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Table of contents
HOW PETER MET THE SPANIARD
JOHN CASTELL
PETER GATHERS VIOLETS
LOVERS DEAR
CASTELL'S SECRET
FAREWELL
NEWS FROM SPAIN
D'AGUILAR SPEAKS
THE SNARE
THE CHASE
THE MEETING ON THE SEA
FATHER HENRIQUES
THE ADVENTURE OF THE INN
INEZ AND HER GARDEN
PETER PLAYS A PART
BETTY SHOWS HER TEETH
THE PLOT
THE HOLY HERMANDAD
BETTY PAYS HER DEBTS
ISABELLA OF SPAIN
BETTY STATES HER CASE
THE DOOM OF JOHN CASTELL
FATHER HENRIQUES AND THE BAKER'S OVEN
THE FALCON STOOPS
HOW THE _MARGARET_ WON OUT TO SEA
ENVOI

CHAPTER XXV 

 

HOW THE _MARGARET_ WON OUT TO SEA

 

 

It was night. Peter, faint with loss of blood and stiff with bruises, 

had bade his farewell to their Majesties of Spain, who spoke many soft 

words to him, calling him the Flower of Knighthood, and offering him 

high place and rank if he would abide in their service. But he thanked 

them and said No, for in Spain he had suffered too much to dwell there. 

So they kissed his bride, the fair Margaret, who clung to her wounded 

husband like ivy to an oak, and would not be separated from him, even 

for a moment, that husband whom living she had scarcely hoped to clasp 

again. Yes, they kissed her, and the queen threw about her a chain from 

her own neck as a parting gift, and wished her joy of so gallant a lord. 

 

"Alas! your Majesty," said Margaret, her dark eyes filling with tears, 

"how can I be joyous, who must think of to-morrow?" 

 

Thereon Isabella set her face and answered: 

 

"Dona Margaret Brome, be thankful for what to-day has brought you, and 

forget to-morrow and that which it must justly take away. Go now, and 

God be with you both!" 

 

So they went, the little knot of English sailormen, who, wrapped in 

Spanish cloaks, had sat together in the amphitheatre and groaned when 

the Eagle struck, and cheered when the Falcon swooped, leading, or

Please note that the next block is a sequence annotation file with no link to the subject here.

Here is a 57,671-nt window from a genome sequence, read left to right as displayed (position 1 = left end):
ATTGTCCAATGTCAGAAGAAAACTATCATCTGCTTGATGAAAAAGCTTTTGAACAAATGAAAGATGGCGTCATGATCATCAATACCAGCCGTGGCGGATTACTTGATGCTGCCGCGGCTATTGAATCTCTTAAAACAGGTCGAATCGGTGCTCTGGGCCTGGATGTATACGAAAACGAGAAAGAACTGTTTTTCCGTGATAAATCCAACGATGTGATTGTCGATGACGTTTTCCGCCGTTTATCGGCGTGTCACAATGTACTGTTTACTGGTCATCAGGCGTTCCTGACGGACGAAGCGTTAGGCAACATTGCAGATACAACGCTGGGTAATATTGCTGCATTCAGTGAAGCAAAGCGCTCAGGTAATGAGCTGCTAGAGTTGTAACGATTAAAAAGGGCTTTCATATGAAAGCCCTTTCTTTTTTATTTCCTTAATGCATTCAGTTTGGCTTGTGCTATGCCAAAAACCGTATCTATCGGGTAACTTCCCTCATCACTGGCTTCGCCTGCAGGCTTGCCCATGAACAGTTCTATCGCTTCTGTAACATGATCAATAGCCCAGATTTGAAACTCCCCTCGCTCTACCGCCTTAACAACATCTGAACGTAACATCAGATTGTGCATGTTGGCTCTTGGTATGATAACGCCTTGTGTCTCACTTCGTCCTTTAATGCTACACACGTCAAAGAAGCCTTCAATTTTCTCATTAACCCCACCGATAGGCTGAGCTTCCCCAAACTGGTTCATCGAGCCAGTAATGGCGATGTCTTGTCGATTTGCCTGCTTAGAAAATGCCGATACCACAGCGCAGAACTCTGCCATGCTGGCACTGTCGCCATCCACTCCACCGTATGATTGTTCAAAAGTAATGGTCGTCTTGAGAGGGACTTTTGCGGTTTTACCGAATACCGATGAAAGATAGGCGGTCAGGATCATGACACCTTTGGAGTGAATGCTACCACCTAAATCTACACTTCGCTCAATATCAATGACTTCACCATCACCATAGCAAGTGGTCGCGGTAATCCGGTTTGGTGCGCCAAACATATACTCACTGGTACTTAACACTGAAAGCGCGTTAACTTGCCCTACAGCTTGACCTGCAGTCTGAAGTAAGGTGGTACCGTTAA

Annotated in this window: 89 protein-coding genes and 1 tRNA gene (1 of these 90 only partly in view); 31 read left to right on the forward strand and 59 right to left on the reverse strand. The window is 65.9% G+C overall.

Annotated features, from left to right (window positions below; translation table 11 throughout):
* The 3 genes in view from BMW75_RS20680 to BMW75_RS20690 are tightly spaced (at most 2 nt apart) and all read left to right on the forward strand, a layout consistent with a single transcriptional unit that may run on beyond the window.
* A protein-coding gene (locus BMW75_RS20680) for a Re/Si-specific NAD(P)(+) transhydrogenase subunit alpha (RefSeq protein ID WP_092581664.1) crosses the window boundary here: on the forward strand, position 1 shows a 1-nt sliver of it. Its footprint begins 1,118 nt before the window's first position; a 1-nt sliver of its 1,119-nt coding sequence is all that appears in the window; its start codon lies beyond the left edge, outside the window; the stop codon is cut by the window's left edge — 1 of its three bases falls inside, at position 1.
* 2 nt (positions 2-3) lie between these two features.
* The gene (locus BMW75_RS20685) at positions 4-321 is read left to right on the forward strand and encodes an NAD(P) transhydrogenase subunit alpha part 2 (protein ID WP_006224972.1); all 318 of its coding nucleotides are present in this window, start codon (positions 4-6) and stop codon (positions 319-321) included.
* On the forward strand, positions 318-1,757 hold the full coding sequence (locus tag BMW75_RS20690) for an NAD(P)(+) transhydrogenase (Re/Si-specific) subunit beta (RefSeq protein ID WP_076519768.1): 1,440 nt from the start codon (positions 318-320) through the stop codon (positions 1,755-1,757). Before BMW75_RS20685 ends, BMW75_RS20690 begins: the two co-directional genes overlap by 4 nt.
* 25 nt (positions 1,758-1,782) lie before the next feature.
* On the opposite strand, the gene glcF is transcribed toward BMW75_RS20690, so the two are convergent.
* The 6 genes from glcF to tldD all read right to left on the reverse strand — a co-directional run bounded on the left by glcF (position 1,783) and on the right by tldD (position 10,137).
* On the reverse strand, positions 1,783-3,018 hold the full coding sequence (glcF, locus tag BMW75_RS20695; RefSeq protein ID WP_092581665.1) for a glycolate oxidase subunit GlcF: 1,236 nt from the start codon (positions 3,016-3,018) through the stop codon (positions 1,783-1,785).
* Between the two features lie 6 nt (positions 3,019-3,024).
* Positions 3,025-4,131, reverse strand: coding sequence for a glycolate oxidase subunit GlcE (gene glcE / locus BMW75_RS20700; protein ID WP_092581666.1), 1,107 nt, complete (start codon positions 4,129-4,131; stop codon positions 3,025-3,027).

rather carrying Peter under cover of the falling night to a boat not far 

from this Place of Bulls. In this they embarked unobserved, for the 

multitude, and even Peter's own squires believed that he had returned 

with his wife to the palace, as he had given out that he would do. So 

they were rowed to the _Margaret_, which straightway made as though she 

were about to sail, and indeed dropped a little way down stream. Here 

she anchored again, just round a bend of the river, and lay there for 

the night. 

 

It was a heavy night, and in it there was no place for love or lovers' 

tenderness. How could there be between these two, who for so long had 

been tormented by doubts and fears, and on this day had endured such 

extremity of terror and such agony of joy? Peter's wound also was deep 

and wide, though his shield had broken the weight of Morella's sword, 

and its edge had caught upon his shoulder-piece, so that by good chance 

it had not reached down to the arteries, or shorn into the bone; yet he 

had lost much blood, and Smith, the captain, who was a better surgeon 

than might have been guessed from his thick hands, found it needful to 

wash out the cut with spirit that gave much pain, and to stitch it up 


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